Flying kangaroo bounds into first place for on-time performance in October

Qantas has pulled off a stunning turnaround with the best on-time performance of any major domestic airline in October.

The flying kangaroo also went from being the worst-performing airline in the country for cancellations to being the best.

However, Qantas-owned subsidiary Jetstar had another shocker of a month after it was revealed to be the worst airline for delays and second worst for cancellations.

Pre-COVID on-time performance data across all airlines was nudging 90 per cent. Now it’s hovering in the high 60s; plenty of room for improvement, especially with the Christmas holidays approaching.

The numbers

New data shows that 74.2 per cent of Qantas and QantasLink flights arrived on time in September, overtaking Virgin and Virgin Australia Regional Airlines (which operates out of Perth).

It’s quite the comeback given that earlier in the year, Qantas fell out of the top five rankings for the world’s best airlines amid a massive wave of customer dissatisfaction.

In August, airline boss Alan Joyce apologised to customers and assured the public the national carrier was “working hard to get back to our best”.

BITRE data released this week by the Department of Transport showed on-time performance across all major airlines averaged 69.3 per cent for on-time arrivals and 68.5 per cent for on-time departures.

This month the rate of cancellations was 2.9 per cent, that’s higher than the long-term average of 2.1 per cent.

Jetstar had the worst on-time performance in October, with just 61 per cent of its flights departing on time.

The budget airline’s domestic on-time performance did increase by more than four points, and its cancellation rate decreased by nearly six points.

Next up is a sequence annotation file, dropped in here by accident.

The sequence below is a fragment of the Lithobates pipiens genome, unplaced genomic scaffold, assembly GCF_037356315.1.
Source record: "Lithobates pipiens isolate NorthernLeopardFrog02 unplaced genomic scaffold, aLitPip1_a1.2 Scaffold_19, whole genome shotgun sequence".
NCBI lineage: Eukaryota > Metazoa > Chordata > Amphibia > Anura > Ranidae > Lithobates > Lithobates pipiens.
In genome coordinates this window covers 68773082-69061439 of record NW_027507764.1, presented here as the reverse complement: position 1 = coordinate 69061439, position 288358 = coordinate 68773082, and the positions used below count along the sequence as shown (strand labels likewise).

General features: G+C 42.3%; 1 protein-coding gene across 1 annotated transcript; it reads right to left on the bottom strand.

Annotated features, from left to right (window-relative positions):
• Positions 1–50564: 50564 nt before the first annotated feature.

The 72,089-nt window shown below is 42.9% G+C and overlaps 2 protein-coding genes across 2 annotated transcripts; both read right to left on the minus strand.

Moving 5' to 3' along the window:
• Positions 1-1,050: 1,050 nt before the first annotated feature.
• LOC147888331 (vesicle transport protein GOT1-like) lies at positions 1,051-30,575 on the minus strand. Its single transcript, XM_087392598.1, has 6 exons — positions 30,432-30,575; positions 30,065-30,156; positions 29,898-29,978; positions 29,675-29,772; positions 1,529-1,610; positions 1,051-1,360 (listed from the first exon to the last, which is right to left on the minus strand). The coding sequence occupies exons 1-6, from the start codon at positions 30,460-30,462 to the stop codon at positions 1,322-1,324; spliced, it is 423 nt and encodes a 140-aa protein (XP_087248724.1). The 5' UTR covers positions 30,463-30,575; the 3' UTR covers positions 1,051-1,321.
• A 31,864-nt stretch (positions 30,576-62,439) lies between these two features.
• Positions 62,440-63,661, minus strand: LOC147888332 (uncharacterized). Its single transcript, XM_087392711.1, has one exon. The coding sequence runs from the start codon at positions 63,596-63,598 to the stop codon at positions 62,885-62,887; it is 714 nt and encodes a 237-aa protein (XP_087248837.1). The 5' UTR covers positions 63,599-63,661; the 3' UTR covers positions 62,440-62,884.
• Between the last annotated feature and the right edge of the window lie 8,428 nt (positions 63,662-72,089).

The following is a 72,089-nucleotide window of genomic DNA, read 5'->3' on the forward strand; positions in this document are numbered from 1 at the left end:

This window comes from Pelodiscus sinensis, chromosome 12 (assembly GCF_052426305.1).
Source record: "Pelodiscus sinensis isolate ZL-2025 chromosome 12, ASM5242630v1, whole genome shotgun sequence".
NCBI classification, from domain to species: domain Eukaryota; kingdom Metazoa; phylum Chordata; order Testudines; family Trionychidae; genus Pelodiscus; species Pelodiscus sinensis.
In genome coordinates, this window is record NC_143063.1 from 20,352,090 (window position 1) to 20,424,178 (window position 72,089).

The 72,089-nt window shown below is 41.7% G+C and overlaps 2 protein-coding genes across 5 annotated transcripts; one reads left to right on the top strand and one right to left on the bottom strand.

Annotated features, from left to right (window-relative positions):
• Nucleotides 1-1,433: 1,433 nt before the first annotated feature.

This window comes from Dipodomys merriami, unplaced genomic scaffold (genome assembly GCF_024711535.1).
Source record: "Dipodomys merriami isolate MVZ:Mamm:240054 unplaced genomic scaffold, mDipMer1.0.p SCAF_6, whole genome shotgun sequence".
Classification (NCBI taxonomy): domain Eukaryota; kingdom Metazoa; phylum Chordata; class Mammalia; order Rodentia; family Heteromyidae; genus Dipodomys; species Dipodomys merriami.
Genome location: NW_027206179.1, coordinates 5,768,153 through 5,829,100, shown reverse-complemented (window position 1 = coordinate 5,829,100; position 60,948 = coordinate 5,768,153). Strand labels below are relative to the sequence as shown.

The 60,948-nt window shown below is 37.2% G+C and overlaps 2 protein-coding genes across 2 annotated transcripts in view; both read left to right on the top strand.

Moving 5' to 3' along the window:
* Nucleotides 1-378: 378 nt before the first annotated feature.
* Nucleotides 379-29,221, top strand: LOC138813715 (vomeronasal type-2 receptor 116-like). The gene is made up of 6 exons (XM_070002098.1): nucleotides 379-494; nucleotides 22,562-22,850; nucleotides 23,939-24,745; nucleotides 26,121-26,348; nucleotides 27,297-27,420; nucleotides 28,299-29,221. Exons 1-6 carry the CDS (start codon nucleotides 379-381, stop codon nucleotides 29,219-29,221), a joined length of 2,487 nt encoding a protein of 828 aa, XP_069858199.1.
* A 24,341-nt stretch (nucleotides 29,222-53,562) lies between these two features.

A Jetstar spokesperson told The New Daily that while their on-time performance had improved, the airline still had work to do to improve on its performance.

“We’re almost back to pre-COVID levels, but we know there is more work to be done,” the spokesperson said.

“We remain focused on strengthening our operations further ahead of the year-end peak by continuing to invest in staff and resources to ensure we provide our customers a smooth and enjoyable experience.”

Professor Rico Merkert, chair in transport and supply chain management at the University of Sydney, told TND that airlines were not wholly to blame for poor on-time performance.

A combination of issues with ground operations and poor weather at regional airports likely affected performance across the industry, he said.

“There still quite a lot of room for improvement,” Professor Merkert said.

“During Christmas, there will likely be the usual season hiccups with demand going up … So I’d be surprised if December was a super good month in terms of performance.”

Earlier this month, Intrepid Travel’s chief commercial officer, Brett Mitchell, told TND he thought there would be fewer delays this holiday season.

“Clearly, holidays are always a tricky time to travel, so if you can avoid travelling at that time, maybe you should,” Mr Mitchell said.

“But I do think this holiday season will be better than the last one – I expect it will be a vast improvement as far as delays.”

Mr Mitchell advises travellers to plan ahead and to “get in the right frame of mind” before flying.

“There’s always hiccups but plan ahead, track your flights, get travel insurance … and be patient.”

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